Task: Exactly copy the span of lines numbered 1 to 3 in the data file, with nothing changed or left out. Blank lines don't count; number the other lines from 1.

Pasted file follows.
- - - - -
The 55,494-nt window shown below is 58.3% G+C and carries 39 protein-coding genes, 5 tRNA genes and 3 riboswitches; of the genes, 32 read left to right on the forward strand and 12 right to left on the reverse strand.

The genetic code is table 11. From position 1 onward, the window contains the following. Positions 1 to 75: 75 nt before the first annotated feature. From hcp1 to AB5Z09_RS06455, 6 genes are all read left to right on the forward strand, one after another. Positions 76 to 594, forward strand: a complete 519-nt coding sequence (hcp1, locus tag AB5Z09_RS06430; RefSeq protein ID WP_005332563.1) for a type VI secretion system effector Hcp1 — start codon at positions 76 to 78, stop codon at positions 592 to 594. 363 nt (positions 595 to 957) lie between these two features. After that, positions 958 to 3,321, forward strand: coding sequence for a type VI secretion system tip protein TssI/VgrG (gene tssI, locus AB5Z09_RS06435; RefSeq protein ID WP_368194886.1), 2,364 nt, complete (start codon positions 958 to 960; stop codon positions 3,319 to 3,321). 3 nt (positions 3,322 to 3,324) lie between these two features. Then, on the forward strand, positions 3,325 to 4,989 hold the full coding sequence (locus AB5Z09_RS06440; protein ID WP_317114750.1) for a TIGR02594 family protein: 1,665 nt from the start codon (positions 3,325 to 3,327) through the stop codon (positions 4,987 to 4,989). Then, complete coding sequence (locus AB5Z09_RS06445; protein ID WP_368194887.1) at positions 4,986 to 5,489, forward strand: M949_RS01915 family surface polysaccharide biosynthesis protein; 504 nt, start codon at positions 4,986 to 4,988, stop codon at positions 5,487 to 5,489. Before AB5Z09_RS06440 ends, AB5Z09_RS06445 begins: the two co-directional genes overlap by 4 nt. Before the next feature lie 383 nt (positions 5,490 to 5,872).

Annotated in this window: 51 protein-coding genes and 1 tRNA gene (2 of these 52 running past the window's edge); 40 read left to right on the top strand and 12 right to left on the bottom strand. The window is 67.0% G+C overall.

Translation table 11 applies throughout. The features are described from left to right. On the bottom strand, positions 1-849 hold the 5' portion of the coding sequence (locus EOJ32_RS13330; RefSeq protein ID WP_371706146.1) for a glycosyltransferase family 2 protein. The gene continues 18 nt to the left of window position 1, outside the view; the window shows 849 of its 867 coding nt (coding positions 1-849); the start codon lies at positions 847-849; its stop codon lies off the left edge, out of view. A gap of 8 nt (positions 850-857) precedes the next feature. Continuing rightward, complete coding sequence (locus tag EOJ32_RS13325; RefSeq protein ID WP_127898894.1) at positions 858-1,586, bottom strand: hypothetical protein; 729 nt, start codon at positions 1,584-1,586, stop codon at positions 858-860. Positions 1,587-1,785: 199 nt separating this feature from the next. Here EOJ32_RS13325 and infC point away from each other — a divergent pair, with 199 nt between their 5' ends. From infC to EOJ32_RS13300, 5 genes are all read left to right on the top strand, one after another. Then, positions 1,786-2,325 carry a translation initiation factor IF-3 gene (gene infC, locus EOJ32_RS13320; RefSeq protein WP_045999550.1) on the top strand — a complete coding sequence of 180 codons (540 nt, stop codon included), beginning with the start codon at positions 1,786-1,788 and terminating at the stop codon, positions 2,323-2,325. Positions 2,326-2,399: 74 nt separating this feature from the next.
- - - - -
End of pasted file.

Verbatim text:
The 55,494-nt window shown below is 58.3% G+C and carries 39 protein-coding genes, 5 tRNA genes and 3 riboswitches; of the genes, 32 read left to right on the forward strand and 12 right to left on the reverse strand.

The genetic code is table 11. From position 1 onward, the window contains the following. Positions 1 to 75: 75 nt before the first annotated feature. From hcp1 to AB5Z09_RS06455, 6 genes are all read left to right on the forward strand, one after another. Positions 76 to 594, forward strand: a complete 519-nt coding sequence (hcp1, locus tag AB5Z09_RS06430; RefSeq protein ID WP_005332563.1) for a type VI secretion system effector Hcp1 — start codon at positions 76 to 78, stop codon at positions 592 to 594. 363 nt (positions 595 to 957) lie between these two features. After that, positions 958 to 3,321, forward strand: coding sequence for a type VI secretion system tip protein TssI/VgrG (gene tssI, locus AB5Z09_RS06435; RefSeq protein ID WP_368194886.1), 2,364 nt, complete (start codon positions 958 to 960; stop codon positions 3,319 to 3,321). 3 nt (positions 3,322 to 3,324) lie between these two features. Then, on the forward strand, positions 3,325 to 4,989 hold the full coding sequence (locus AB5Z09_RS06440; protein ID WP_317114750.1) for a TIGR02594 family protein: 1,665 nt from the start codon (positions 3,325 to 3,327) through the stop codon (positions 4,987 to 4,989). Then, complete coding sequence (locus AB5Z09_RS06445; protein ID WP_368194887.1) at positions 4,986 to 5,489, forward strand: M949_RS01915 family surface polysaccharide biosynthesis protein; 504 nt, start codon at positions 4,986 to 4,988, stop codon at positions 5,487 to 5,489. Before AB5Z09_RS06440 ends, AB5Z09_RS06445 begins: the two co-directional genes overlap by 4 nt. Before the next feature lie 383 nt (positions 5,490 to 5,872).

Annotated in this window: 51 protein-coding genes and 1 tRNA gene (2 of these 52 running past the window's edge); 40 read left to right on the top strand and 12 right to left on the bottom strand. The window is 67.0% G+C overall.